Cover photo for Ruth Janz (nee Strempler)'s Obituary
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Ruth Janz (nee Strempler)

May 14, 1931 — February 21, 2024

Altona, MB

Ruth Janz (nee Strempler)

On May 14th 1931, in the town of Tilsit, East Prussia, Heinrich and Melita Strempler welcomed their first-born child, a girl.  They named her Ruth.  She later had four brothers, Kurt, Erwin, Guenter and Gerhard, and one sister, Ingrid.   The young children did not have many years to live carefree lives as children should because Europe would soon be torn apart by war.  One night in 1938, when Mom was seven years old, she remembers “Kristallnacht”.  That was the night the windows of the synagogues, homes and businesses owned by Jewish families were smashed.   It was the official nationwide beginning of the “solution to the Jewish problem” as practiced by the Nazi party under Hitler and what turned out to be the start of the Holocaust.  The Jewish business owners and their families had been taken away.

In the summer of 1941, the war with Russia began and with Tilsit being very close to the Russian border the family could hear the canon fire from their home.  At this time her dad had to man the anti-aircraft guns.  Oma, mom and the boys would sleep downstairs so that if the air raid sirens went off, they would be able to get up quickly and run to the bunkers for shelter.  On one night the air raid came so fast that they did not have time get out of the house.  They didn’t want to go the basement because too many people had been buried when the buildings were hit and they collapsed on top of them.  Opa had them sit in a circle and pray as the bombs fell on the town.  As the war progressed and the Russian army advanced Oma and the children had to flee from their home in Tilsit.  It was October of 1944.  Opa had to stay and work in the paper mill but joined the family later.  

By 1945 they were living as refugees in Austria. Towards the end of the war older men were forced to join in the fighting and Opa had to leave the family at the beginning of April.  The war ended in the middle of May but the family did not know where Opa was or if he was still alive.  He had been captured by the Americans and sent to a POW camp where many men became ill and died.  Opa was released because he could confirm that his family was in Austria.  In August of 1945 they had to return to Germany and they lived in a refugee camp.  They eventually were able to move into a small house in Sulzkirchen.  It was here, on January 1, 1947 that mom was baptized.   She was given a Bible verse at her baptism.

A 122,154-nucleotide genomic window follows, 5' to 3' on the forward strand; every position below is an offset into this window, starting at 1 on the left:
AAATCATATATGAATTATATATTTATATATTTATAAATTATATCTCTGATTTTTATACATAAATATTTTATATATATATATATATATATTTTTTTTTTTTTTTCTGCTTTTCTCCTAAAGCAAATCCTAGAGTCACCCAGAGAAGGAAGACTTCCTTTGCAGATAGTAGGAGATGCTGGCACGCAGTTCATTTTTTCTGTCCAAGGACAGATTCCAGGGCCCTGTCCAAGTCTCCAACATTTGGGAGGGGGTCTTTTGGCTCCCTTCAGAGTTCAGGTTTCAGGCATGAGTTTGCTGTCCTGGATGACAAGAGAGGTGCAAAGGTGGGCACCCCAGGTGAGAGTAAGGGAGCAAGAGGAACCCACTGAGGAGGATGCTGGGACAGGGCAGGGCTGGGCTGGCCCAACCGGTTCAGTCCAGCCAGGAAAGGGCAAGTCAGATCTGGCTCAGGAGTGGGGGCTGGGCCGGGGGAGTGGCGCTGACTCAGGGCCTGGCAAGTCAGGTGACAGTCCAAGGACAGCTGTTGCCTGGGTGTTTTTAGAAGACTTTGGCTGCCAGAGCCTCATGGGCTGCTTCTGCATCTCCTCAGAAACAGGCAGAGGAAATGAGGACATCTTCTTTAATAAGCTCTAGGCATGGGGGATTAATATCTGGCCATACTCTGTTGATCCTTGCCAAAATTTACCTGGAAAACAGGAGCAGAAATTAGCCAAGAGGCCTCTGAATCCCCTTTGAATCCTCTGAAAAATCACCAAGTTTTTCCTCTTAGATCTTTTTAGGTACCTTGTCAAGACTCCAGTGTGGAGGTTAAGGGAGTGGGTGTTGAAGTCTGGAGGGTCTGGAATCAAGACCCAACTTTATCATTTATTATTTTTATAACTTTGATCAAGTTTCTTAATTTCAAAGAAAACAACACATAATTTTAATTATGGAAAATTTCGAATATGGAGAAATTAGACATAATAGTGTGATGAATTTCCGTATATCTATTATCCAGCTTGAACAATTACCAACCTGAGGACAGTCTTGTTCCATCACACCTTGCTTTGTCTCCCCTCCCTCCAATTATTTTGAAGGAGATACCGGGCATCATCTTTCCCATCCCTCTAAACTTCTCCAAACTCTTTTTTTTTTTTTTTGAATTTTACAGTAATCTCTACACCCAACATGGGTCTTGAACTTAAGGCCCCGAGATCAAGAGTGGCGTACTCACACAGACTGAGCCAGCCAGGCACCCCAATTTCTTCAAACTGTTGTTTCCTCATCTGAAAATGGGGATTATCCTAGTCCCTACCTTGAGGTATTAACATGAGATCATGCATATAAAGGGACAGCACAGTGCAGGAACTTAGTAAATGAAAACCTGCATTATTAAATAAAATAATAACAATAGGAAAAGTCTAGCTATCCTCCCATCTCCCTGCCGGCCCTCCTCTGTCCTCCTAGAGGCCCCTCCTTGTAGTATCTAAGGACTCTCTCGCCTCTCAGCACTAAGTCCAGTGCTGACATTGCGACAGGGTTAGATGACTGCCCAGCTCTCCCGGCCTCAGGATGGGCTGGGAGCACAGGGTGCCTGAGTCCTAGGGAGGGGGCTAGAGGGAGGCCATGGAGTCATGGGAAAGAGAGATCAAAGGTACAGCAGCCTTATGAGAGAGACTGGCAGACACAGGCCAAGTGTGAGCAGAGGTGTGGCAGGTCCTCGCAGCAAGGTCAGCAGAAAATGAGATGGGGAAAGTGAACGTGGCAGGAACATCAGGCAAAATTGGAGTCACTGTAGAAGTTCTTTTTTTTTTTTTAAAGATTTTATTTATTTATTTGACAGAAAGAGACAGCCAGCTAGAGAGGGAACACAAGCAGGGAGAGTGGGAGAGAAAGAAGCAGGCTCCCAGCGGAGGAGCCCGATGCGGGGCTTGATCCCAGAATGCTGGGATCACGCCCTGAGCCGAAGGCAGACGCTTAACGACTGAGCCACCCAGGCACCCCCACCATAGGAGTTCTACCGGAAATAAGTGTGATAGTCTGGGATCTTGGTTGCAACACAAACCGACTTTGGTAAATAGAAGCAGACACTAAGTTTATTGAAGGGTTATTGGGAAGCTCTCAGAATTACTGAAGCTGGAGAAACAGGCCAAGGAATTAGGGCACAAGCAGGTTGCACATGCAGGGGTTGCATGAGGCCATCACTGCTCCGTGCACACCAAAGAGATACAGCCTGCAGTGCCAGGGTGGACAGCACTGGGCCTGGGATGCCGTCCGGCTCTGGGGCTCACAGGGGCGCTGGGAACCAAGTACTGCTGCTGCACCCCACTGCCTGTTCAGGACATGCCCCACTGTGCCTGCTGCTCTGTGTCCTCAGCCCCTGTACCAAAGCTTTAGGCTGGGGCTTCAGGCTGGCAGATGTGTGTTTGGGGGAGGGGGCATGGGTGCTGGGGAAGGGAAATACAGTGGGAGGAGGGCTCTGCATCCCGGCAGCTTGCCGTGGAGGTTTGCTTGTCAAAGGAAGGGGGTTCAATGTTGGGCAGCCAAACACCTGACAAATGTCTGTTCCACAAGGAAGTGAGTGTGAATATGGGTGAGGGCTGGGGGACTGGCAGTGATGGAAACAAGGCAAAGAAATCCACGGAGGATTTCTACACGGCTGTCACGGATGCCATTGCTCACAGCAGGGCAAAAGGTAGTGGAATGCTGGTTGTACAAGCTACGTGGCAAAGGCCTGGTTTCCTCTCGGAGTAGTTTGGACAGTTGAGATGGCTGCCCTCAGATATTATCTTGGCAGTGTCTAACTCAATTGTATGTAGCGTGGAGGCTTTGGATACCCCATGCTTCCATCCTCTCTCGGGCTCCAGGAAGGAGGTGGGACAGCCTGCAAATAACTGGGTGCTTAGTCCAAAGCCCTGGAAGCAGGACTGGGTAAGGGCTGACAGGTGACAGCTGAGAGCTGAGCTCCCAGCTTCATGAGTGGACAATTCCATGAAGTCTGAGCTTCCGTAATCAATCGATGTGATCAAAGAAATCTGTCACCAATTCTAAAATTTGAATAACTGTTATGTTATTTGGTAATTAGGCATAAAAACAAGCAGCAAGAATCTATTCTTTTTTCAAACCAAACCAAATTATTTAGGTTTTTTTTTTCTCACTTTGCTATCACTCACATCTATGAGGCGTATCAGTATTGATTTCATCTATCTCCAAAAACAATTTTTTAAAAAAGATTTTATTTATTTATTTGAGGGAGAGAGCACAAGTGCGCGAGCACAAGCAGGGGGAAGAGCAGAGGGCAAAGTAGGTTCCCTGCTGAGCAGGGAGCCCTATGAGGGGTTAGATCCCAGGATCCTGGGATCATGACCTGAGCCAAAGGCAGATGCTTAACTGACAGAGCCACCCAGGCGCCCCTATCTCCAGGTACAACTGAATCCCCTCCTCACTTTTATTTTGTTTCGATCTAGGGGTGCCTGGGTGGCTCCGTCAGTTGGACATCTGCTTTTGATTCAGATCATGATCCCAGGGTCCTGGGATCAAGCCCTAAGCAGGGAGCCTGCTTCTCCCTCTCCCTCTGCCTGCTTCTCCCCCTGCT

“Be strong and courageous.  Do not be afraid or terrified, for the Lord your God goes with you, he will never leave you nor forsake you.”  Deuteronomy 31:6

As a child Mom was frightened by thunderstorms and during one severe thunderstorm when she was visiting her Oma, she took Mom to the window and told her that she need not be afraid because God had created the thunderstorm.  When she was afraid, she could always remember that Jesus would walk right beside her, wherever she went.  This assurance helped Mom throughout her life.

On January 1, 1950 Mom began working as a volunteer at Marienburg, an MCC senior’s home for refugees.  It was here that she met and got to know Dad.  Mom and Dad were engaged on May 14, 1951, which was Mom’s birthday.  Having lived through two world wars the Strempler and Janz families decided to leave Europe in the hopes of finding somewhere they could live in peace.  They chose Canada.  Dad emigrated to Canada in 1951 and first went to Saskatchewan and then in March of 1952 he was able to move to Altona, Manitoba and start work at Rhineland Car.  The Strempler family left Germany for Canada in January of 1952.  Mom and Dad were married on September 7, 1952 in Neubergthal, Manitoba.  They rented a small house in Altona and the next year purchased a house which they lived in until they built a new house on the same location in 1961 where they raised their family of four sons, Henry, Helmut, Manfred and Arnold, and one daughter, Doris.  In September of 1980 Mom and Dad and Doris moved to Lowe Farm, Manitoba.  

Mom was predeceased by her brother Kurt in 1941, her mother Melita in 1981, her father Heinrich in 1990, her sister Ingrid in 2007, her husband Artur in 2012,  and her grandson Jason in 2023.   She is survived by her children Henry, Helmut, Manfred, Arnold and their wives, Doris and her husband, 16 grandchildren and 30 great-grandchildren.  Devon and Amy will be welcoming Mom’s 31st great-grandchild later this year.


A private funeral service will be held.  Interment will take place at the Hillside Cemetery, Morden.

Donations in memory of Ruth may be made to MCC.

To order memorial trees or send flowers to the family in memory of Ruth Janz (nee Strempler), please visit our flower store.

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